Chancellor Douglas A. Girod

Message: Announcing the retirement of University Architect Jim Modig

Friday, January 8, 2021

Colleagues,

I am writing to let you know that a key member of our leadership team will be retiring from the University of Kansas.

Jim Modig, our university architect, will be leaving KU after a remarkable 41-year career with the university. This is his final week with the university.

While Jim’s departure is a loss for KU, I am delighted he will now have the opportunity to spend more time with his wife, daughter, son and three grandchildren. Ironically, he tells me he will begin his retirement by addressing “deferred maintenance” issues on his own home.

Jim has been on phased retirement for the past 18 months, which has positioned us to ensure a smooth transition as he leaves KU. I am pleased to announce that Mark Reiske, our director of facilities planning and development, will serve as university architect while retaining his role as director. Mark has been with KU for 31 years and has been instrumental to many of our most important development initiatives during that time. I am confident we will benefit from Mark’s leadership as we continue to move KU forward.

Jim has served as university architect since 2011. Prior to that, he served as director of design and construction management for 30 years. In these roles, Jim has been involved in 168 major capital improvements totaling $1.5 billion across the Lawrence and Edwards campuses. Some of Jim’s proudest achievements include the following:

  • In 2014, the university concluded a new Campus Master Plan. Over the subsequent four years, Jim oversaw one of the most prolific design and construction periods in KU history, which included more than 40 projects totaling $737 million.
  • In January 2016, KU launched the transformational Central District project, which included $350 million in development using a unique public-private partnership model to design, build, operate and maintain new research and residential facilities.
  • In recent years, Jim oversaw reconstruction of Jayhawk Boulevard and Memorial Drive, remodeling of Swarthout Recital Hall, renovation at Spencer Museum of Art, and construction of Capitol Federal Hall and the Earth, Energy & Environment Center.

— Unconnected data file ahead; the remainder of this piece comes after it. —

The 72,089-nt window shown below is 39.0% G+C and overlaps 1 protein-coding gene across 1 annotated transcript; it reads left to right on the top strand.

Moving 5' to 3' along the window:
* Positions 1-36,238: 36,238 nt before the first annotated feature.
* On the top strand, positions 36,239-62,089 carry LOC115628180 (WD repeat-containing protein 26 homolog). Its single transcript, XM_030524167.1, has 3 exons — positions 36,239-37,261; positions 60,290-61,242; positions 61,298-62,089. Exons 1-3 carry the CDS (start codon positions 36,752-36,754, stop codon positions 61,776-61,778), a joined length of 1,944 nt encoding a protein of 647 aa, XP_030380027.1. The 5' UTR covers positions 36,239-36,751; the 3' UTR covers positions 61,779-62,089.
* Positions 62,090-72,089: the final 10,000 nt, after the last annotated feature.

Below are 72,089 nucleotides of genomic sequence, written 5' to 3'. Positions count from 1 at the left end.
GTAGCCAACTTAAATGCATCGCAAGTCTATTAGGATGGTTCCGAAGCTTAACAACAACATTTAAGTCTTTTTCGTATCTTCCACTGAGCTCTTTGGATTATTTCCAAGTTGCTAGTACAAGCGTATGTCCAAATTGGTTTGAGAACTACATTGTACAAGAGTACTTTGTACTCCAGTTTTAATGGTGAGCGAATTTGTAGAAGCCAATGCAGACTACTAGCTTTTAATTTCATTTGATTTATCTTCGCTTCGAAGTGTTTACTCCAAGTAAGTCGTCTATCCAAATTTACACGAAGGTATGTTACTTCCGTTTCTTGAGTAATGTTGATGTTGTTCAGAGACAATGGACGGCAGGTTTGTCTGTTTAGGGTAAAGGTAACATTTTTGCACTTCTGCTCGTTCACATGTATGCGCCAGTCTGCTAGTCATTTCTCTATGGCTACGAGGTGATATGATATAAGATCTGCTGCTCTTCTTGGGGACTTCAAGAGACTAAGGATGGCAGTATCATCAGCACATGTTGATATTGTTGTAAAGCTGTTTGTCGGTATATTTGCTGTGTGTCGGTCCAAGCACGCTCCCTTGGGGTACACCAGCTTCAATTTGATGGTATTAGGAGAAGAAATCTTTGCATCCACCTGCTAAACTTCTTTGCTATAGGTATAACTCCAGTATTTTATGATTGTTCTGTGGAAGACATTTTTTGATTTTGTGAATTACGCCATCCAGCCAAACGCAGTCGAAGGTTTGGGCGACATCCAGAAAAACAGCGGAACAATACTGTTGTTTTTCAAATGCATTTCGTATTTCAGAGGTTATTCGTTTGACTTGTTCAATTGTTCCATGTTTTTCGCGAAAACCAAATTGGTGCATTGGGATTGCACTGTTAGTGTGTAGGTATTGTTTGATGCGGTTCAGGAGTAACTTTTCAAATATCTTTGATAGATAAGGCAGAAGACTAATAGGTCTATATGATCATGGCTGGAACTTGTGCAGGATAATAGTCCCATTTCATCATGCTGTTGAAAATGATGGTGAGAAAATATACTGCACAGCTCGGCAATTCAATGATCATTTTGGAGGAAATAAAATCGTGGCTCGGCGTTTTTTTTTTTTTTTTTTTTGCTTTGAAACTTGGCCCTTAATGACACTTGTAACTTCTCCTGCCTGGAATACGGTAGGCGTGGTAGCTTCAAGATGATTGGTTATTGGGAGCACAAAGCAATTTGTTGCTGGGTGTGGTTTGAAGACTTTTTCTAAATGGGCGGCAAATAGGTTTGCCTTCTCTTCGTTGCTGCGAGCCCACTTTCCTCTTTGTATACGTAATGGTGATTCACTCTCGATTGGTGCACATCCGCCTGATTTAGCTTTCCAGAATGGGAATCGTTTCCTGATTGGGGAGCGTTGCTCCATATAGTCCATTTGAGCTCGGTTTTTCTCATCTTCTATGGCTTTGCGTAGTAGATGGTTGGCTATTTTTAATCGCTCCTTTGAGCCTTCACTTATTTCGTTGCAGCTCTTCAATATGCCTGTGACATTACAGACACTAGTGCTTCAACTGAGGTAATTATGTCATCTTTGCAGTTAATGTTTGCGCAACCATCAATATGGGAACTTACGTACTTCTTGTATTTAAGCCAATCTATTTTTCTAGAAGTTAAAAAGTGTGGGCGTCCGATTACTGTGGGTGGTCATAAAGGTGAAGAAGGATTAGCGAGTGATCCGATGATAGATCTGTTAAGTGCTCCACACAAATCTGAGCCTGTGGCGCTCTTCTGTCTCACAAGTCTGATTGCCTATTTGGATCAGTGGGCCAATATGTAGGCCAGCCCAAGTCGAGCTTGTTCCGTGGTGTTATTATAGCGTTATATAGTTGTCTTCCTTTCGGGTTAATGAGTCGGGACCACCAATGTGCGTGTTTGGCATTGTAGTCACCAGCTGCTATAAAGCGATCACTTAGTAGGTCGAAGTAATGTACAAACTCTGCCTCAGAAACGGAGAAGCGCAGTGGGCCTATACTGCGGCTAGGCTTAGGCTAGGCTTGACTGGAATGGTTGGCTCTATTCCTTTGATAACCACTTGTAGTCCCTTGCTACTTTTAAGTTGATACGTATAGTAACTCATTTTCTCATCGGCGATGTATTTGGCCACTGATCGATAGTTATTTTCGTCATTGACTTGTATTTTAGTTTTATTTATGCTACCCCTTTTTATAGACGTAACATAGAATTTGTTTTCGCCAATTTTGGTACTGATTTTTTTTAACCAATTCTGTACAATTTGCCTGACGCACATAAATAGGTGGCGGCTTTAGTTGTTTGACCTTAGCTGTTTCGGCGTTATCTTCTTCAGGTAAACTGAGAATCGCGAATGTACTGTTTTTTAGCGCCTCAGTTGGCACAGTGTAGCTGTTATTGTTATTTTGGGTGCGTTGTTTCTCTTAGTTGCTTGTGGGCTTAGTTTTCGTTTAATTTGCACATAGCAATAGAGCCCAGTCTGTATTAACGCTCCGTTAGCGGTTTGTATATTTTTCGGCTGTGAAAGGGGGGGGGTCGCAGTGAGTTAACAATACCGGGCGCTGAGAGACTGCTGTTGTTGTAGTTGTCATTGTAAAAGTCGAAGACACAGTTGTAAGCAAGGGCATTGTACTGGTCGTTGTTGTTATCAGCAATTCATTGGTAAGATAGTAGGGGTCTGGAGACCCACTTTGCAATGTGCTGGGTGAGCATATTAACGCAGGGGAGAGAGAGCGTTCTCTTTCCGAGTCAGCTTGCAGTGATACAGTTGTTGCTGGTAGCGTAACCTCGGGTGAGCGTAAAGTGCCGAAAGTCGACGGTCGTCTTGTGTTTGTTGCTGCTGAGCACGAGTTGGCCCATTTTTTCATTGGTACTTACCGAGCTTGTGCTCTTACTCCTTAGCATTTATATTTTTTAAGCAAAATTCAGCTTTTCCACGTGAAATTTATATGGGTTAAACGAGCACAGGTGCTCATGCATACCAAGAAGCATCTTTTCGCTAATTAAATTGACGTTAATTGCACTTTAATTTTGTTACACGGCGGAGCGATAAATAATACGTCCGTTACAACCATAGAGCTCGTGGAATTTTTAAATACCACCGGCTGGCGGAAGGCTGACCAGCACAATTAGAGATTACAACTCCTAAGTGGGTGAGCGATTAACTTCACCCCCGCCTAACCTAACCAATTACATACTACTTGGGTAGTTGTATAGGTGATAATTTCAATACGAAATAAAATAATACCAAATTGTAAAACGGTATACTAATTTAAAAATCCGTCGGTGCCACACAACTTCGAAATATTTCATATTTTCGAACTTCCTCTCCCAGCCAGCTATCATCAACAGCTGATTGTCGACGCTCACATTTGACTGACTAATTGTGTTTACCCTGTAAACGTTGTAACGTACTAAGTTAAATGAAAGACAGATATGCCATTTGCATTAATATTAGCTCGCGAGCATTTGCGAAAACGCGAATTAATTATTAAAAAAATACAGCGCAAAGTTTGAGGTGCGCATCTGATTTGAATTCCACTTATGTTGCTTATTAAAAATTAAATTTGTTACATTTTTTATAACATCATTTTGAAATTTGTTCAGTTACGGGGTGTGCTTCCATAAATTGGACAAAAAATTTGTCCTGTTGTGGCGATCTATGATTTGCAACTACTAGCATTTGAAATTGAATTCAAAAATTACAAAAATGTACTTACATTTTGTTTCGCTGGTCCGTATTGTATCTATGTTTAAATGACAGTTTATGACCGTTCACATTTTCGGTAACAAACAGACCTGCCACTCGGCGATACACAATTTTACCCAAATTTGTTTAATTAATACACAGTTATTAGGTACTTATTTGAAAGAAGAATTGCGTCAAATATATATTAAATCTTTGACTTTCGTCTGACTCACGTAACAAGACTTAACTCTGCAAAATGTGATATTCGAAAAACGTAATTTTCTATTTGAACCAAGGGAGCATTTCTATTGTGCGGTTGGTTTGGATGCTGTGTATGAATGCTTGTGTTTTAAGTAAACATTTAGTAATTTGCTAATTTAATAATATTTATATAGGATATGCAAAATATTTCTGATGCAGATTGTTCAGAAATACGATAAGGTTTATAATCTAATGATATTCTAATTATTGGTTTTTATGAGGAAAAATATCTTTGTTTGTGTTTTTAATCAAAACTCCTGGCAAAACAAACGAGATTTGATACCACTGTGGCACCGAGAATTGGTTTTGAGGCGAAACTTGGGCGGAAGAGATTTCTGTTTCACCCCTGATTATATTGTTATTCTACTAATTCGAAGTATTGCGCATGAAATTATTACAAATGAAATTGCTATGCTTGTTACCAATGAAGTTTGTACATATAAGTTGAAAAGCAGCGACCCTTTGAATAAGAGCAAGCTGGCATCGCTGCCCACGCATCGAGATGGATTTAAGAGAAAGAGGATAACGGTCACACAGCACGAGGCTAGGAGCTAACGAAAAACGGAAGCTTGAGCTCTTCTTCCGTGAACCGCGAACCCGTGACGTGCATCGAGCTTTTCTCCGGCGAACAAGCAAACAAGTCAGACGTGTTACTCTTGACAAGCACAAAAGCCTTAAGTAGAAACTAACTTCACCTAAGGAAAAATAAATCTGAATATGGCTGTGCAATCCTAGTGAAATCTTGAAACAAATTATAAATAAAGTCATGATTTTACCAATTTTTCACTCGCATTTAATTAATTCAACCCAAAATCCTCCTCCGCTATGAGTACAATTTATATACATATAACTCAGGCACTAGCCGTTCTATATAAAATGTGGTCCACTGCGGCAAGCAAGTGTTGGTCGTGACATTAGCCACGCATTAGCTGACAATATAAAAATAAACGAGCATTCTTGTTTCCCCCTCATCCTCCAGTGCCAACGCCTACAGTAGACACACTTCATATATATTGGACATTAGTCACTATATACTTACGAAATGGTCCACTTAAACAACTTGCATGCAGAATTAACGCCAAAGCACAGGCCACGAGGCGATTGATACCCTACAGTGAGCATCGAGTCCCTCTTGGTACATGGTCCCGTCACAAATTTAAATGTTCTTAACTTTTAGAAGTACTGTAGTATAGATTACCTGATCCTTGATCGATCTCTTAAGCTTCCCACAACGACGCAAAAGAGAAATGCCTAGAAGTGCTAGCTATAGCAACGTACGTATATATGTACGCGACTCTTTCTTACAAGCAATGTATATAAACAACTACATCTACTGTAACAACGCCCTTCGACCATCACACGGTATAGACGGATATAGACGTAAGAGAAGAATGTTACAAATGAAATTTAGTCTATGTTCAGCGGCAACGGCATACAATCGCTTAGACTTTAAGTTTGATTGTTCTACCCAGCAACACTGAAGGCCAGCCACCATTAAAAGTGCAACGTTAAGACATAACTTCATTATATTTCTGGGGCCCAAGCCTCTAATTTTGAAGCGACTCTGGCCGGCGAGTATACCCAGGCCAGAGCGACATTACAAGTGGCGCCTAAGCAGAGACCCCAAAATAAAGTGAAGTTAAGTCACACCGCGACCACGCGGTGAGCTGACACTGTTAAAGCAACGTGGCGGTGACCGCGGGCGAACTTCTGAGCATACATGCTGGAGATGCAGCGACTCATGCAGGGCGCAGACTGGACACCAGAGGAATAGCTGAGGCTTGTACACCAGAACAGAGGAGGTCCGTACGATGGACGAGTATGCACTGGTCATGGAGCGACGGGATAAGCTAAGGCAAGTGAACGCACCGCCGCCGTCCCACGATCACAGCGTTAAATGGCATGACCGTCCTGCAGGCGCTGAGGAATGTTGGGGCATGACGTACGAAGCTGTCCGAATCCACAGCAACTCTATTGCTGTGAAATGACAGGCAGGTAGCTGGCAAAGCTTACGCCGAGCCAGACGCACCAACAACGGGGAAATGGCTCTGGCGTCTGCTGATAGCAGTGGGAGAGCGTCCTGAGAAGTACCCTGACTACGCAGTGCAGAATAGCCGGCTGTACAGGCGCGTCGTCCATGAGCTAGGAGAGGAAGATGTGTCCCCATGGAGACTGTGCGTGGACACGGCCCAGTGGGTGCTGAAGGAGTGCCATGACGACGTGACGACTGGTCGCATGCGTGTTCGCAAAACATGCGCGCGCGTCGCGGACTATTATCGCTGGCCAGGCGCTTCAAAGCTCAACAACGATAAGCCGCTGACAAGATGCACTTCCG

• Jim collaborated with the Kansas Board of Regents, Kansas Associated General Contractors, American Institute of Architects, and American Council of Engineering Companies to amend statutes and draft legislation. Additionally, Jim has been instrumental in creating a robust working relationship between KU and regional planners.
  • Jim smiles about his “non-traditional” accomplishments, which include decommissioning a nuclear reactor at Burt Hall, closing a mixed-waste burial site, imploding a residence hall and razing more than 60 buildings, nearly half of them in the past five years.

Beyond these specific achievements, Jim has been as kind and helpful a colleague as you could hope to have. He has been the consummate professional and is respected across Kansas not only for his talent but also for his love of KU and the way he treats everyone around him. No matter how tight the deadline or how challenging the assignment, Jim approached his work with an easy-going manner and thoughtfulness that benefitted the project and those with whom he worked. It has been a privilege to work with him, and KU is a better place because of him.

Please join me in thanking Jim for his service and wishing him well on his retirement.

Respectfully,

Doug

Douglas A. Girod
Chancellor



One of 34 U.S. public institutions in the prestigious Association of American Universities
44 nationally ranked graduate programs.
—U.S. News & World Report
Top 50 nationwide for size of library collection.
—ALA
5th nationwide for service to veterans —"Best for Vets: Colleges," Military Times
Chancellor's Vision

The mission of the University of Kansas is to lift students and society by educating leaders, building healthy communities, and making discoveries that change the world.

We will do that by raising the expectations we have for ourselves, the aspirations we have for our state, and the hopes we have for our world.